Monthly Archives: July 2019

Timing Is Everything.

Take my wife…please.

~Henny Youngman

Open any how-to book on comedy and the first lesson begins with some variation of the following.  The key to being funny is not what you say but how you say it.  The secret is timing.  Even though this admonition customarily refers to a specific joke or punchline, it also can apply to life in general.

Related imageJust ask George Carlin.  On September 9 and 10, 2001, Carlin was recording a new album at the MGM Grand Las Vegas based on his show titled, “I Kinda Like It When a Lotta People Die.”  As you might  guess, those were the last performances using that label, and the album was shelved.  A retooled version of the show now titled “Complaints and Grievances” was recorded two months later at New York’s Beacon Theater.  Carlin considered reviving the original performance as an HBO special “Life is Worth Losing” in 2004, until he again postponed the project in the wake of  Hurricane Katrina. Strike two.

Nor does the timing maxim apply only to comedy.  The karma of timing reared its ugly head once again on Sunday with the mass shooting at the Annual Garlic Festival in Gilroy, California.  A gunman, using an assault rifle, murdered three people (including a six year-old boy) and injured more than a dozen others .  Once he was identified, we quickly learned from a now deleted Instagram account this 19 year-old urged others to read Might Is Right published in 1890.  This volume would be on Oprah’s reading list if Ms. Winfrey was a white nationalist or neo-Nazi.  It champions social Darwinism, women as property and the superiority of the Anglo-Saxon race.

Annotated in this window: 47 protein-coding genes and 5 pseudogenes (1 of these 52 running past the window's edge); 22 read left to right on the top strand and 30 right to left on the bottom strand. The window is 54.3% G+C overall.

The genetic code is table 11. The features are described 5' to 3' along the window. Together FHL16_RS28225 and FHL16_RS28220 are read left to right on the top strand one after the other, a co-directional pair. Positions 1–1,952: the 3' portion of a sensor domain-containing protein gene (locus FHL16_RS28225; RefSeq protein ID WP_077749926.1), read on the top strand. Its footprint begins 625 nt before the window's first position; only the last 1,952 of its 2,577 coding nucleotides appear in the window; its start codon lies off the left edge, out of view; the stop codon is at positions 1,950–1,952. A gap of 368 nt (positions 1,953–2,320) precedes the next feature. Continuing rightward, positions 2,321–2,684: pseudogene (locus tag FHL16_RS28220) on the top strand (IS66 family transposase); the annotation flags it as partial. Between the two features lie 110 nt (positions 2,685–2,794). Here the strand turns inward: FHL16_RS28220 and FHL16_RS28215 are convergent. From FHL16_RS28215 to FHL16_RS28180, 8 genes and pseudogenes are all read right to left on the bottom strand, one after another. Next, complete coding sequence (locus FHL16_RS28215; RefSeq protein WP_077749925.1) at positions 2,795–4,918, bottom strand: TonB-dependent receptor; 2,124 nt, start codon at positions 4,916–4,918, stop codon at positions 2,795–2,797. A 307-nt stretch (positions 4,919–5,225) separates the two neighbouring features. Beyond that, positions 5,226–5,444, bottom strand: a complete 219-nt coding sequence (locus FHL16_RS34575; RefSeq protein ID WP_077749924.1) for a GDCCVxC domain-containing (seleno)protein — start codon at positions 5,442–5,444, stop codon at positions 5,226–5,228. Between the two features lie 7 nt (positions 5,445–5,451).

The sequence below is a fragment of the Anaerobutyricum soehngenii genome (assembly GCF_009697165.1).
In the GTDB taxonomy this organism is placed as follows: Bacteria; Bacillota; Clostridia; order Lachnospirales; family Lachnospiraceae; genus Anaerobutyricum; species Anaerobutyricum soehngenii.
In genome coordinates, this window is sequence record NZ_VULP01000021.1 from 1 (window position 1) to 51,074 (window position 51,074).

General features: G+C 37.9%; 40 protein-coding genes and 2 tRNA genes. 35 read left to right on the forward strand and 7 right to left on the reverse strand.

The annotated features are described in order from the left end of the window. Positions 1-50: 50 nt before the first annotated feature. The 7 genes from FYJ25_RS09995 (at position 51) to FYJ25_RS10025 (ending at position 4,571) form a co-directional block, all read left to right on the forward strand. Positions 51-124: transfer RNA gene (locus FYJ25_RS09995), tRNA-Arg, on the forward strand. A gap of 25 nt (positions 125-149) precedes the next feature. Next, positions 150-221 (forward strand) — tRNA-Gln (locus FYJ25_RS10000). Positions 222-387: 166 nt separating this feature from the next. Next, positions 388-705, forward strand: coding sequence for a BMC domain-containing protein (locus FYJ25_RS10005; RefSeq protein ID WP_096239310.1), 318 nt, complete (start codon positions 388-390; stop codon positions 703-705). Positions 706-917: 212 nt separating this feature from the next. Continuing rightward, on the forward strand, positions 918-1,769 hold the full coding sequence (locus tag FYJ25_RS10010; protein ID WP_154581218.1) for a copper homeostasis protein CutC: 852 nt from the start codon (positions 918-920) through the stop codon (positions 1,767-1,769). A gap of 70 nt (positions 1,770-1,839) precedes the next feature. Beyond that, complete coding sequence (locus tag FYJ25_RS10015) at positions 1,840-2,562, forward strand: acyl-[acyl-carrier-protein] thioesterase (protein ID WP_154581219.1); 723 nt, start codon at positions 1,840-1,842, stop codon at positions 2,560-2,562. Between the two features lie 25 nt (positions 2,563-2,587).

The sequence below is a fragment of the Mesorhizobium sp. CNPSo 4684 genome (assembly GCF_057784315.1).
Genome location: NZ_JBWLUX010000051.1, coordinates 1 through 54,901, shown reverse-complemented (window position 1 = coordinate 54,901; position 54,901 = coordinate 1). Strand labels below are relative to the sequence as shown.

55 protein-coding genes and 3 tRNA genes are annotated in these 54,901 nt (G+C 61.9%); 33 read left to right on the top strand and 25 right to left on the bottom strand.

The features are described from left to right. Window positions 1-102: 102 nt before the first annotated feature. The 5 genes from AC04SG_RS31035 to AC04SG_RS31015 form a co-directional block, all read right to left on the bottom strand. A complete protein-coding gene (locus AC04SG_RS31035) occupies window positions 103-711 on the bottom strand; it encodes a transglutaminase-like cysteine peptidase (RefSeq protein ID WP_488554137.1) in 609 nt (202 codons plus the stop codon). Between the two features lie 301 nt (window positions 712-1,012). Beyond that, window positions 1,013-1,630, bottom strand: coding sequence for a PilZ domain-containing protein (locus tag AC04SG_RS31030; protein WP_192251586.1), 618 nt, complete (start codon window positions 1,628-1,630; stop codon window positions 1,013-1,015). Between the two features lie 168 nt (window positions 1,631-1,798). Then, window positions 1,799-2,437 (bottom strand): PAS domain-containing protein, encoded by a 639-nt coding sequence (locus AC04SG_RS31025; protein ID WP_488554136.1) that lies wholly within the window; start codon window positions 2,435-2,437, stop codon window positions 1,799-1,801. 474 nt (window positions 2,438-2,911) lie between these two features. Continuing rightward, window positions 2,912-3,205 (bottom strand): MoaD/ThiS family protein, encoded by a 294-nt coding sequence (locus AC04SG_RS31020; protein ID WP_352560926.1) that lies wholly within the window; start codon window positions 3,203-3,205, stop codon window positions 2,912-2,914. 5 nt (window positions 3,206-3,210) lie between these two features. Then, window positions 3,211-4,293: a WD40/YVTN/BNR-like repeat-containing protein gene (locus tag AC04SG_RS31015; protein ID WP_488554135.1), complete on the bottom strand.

What does this have to do with timing?  As mentioned in a previous post, last Tuesday Trumpist Senators Ted Cruz and Bill Cassidy introduced a resolution that would designate the anti-fascist movement Antifa as a domestic terrorist organization.  [NOTE:  In deference to Abraham Lincoln, Ronald Reagan and others I will no longer refer to current members of the Trump caucus in Congress as Republicans.)  For the record, not a single death has been attributed to an individual associated with Antifa.  On the same day, FBI director Christopher Wray told the Senate Judiciary that the majority of domestic terrorism “was motivated by what you might call white supremacist violence.”  Senators Cruz and Cassidy, add Gilroy, California to that list.  Like Carlin, you might want to re-tool your material.

A second ingredient in comedy is irony.  Take Dana Gould’s story about the Black Dahlia…please.  Black Dahlia was the pseudonym given posthumously to Elizabeth Short whose mutilated, bisected body was discovered in 1947 in Los Angeles’ Leimert Park neighborhood.  The crime was never solved.  Gould closes with the following perfect blend of timing and irony.